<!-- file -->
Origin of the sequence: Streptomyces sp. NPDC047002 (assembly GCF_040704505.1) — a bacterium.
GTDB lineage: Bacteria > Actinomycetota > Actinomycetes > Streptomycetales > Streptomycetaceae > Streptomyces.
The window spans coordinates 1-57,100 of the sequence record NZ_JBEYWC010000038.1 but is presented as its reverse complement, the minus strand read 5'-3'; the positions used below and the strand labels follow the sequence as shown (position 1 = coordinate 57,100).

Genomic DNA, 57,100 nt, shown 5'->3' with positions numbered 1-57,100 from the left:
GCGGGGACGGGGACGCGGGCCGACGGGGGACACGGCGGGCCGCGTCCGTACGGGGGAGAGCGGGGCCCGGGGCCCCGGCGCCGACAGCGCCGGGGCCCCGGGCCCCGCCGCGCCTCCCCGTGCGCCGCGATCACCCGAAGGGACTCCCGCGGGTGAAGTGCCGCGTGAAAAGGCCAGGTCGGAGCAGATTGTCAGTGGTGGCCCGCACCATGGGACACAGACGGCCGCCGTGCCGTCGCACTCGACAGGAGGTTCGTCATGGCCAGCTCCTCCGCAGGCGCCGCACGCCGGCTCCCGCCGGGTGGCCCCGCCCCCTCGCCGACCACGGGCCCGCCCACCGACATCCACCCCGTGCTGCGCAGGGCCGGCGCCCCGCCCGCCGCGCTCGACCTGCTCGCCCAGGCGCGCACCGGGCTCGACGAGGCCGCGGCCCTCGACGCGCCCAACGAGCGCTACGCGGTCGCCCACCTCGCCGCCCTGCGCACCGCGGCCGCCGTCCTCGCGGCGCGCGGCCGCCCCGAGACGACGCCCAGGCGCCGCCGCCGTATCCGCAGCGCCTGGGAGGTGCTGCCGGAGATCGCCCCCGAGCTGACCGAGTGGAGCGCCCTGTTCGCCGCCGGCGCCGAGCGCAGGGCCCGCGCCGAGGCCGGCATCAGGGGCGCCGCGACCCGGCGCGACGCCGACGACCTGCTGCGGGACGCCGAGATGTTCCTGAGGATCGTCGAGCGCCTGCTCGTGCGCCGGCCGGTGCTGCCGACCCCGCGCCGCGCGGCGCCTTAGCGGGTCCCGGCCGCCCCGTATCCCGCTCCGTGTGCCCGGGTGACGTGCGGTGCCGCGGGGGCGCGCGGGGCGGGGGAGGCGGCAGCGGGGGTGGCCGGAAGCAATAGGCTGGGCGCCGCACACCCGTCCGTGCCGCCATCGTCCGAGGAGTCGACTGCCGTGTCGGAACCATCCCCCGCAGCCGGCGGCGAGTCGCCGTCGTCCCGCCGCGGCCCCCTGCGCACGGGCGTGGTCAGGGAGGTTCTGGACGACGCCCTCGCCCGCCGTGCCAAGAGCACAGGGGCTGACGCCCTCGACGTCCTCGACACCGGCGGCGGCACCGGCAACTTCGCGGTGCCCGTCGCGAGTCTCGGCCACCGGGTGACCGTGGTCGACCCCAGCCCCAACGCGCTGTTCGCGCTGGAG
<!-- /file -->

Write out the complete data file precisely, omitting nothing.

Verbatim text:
Origin of the sequence: Streptomyces sp. NPDC047002 (assembly GCF_040704505.1) — a bacterium.
GTDB lineage: Bacteria > Actinomycetota > Actinomycetes > Streptomycetales > Streptomycetaceae > Streptomyces.
The window spans coordinates 1-57,100 of the sequence record NZ_JBEYWC010000038.1 but is presented as its reverse complement, the minus strand read 5'-3'; the positions used below and the strand labels follow the sequence as shown (position 1 = coordinate 57,100).

Genomic DNA, 57,100 nt, shown 5'->3' with positions numbered 1-57,100 from the left:
GCGGGGACGGGGACGCGGGCCGACGGGGGACACGGCGGGCCGCGTCCGTACGGGGGAGAGCGGGGCCCGGGGCCCCGGCGCCGACAGCGCCGGGGCCCCGGGCCCCGCCGCGCCTCCCCGTGCGCCGCGATCACCCGAAGGGACTCCCGCGGGTGAAGTGCCGCGTGAAAAGGCCAGGTCGGAGCAGATTGTCAGTGGTGGCCCGCACCATGGGACACAGACGGCCGCCGTGCCGTCGCACTCGACAGGAGGTTCGTCATGGCCAGCTCCTCCGCAGGCGCCGCACGCCGGCTCCCGCCGGGTGGCCCCGCCCCCTCGCCGACCACGGGCCCGCCCACCGACATCCACCCCGTGCTGCGCAGGGCCGGCGCCCCGCCCGCCGCGCTCGACCTGCTCGCCCAGGCGCGCACCGGGCTCGACGAGGCCGCGGCCCTCGACGCGCCCAACGAGCGCTACGCGGTCGCCCACCTCGCCGCCCTGCGCACCGCGGCCGCCGTCCTCGCGGCGCGCGGCCGCCCCGAGACGACGCCCAGGCGCCGCCGCCGTATCCGCAGCGCCTGGGAGGTGCTGCCGGAGATCGCCCCCGAGCTGACCGAGTGGAGCGCCCTGTTCGCCGCCGGCGCCGAGCGCAGGGCCCGCGCCGAGGCCGGCATCAGGGGCGCCGCGACCCGGCGCGACGCCGACGACCTGCTGCGGGACGCCGAGATGTTCCTGAGGATCGTCGAGCGCCTGCTCGTGCGCCGGCCGGTGCTGCCGACCCCGCGCCGCGCGGCGCCTTAGCGGGTCCCGGCCGCCCCGTATCCCGCTCCGTGTGCCCGGGTGACGTGCGGTGCCGCGGGGGCGCGCGGGGCGGGGGAGGCGGCAGCGGGGGTGGCCGGAAGCAATAGGCTGGGCGCCGCACACCCGTCCGTGCCGCCATCGTCCGAGGAGTCGACTGCCGTGTCGGAACCATCCCCCGCAGCCGGCGGCGAGTCGCCGTCGTCCCGCCGCGGCCCCCTGCGCACGGGCGTGGTCAGGGAGGTTCTGGACGACGCCCTCGCCCGCCGTGCCAAGAGCACAGGGGCTGACGCCCTCGACGTCCTCGACACCGGCGGCGGCACCGGCAACTTCGCGGTGCCCGTCGCGAGTCTCGGCCACCGGGTGACCGTGGTCGACCCCAGCCCCAACGCGCTGTTCGCGCTGGAG